Letter: Basalt in need of vitality
Old town Basalt is a special place and is in need of some special help. Our community went through an extensive visioning project last summer that resulted in our community’s expectations and desires for our downtown core and, in particular, for the development parcel along the Roaring Fork River.
That process was an inspired example of inclusive community planning and resulted in our development plan. While that process did not include any zoning changes or official Town Council approval, the result was clearly a collaborative effort by our community to plan for our future.
Yes, we do already have empty commercial spaces in downtown Basalt. This, however, is not an argument for stopping more development. The empty commercial spaces in Basalt are the direct result of the development in Willits and especially of the residential construction in Willits. Those retailers and service providers followed the beds to Willits.
What is going to restore old town Basalt to the vital community we all remember is beds, beds, beds. The development proposed by Lowe Enterprises goes a long way to helping our community get back into balance. I agree that open space is important, especially along the river. Our community-approved plan, adopted by the Lowe plan, does provide for that open space. Between the open space around the proposed development, the open space around the Roaring Fork Conservancy, the open space around the Rocky Mountain Institute and the open space along the river, more than 70 percent of the old Pan and Fork trailer park is being converted to open space. At the same time, Basalt is getting a much-needed shot in the arm with the hotel and condos.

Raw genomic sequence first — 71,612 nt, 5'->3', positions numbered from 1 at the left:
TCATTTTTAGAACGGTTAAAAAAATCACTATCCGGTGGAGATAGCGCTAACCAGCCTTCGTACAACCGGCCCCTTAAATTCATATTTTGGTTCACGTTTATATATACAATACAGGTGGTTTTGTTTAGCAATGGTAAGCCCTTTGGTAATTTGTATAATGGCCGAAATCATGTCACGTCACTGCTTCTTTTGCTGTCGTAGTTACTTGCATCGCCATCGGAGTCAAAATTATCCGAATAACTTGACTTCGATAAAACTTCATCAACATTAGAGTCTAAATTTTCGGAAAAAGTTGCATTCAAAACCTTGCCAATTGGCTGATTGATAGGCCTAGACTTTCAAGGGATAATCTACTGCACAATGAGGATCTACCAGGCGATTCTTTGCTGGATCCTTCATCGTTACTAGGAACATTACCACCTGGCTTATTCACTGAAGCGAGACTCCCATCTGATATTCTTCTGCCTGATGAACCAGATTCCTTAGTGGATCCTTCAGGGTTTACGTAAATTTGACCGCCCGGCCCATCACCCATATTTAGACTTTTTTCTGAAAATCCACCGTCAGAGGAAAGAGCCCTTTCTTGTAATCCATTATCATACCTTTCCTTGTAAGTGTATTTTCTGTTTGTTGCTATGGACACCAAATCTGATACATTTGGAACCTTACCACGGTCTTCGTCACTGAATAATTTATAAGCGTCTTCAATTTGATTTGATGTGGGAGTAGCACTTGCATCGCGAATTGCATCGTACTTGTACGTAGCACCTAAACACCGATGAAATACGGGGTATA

Any vibrant small town needs diversity and especially economic diversity. A perhaps unfortunate but obvious truth is that community core and prime riverfront property is too valuable in our valley to qualify for affordable housing. At the town hall meeting hosted by Lowe Enterprises recently, its representatives told us that they expect to provide an affordable-housing component to the development. Let’s hope that our civic leaders also recognize that Basalt needs economic diversity and doesn’t force that affordable-housing development downvalley to Willits or beyond. Ideally, that affordable development would be located within convenient walking distance of downtown.
Is the current Lowe plan perfect? Of course not, and in fact it might be a bit boring, but let’s give Lowe the opportunity to make it so.
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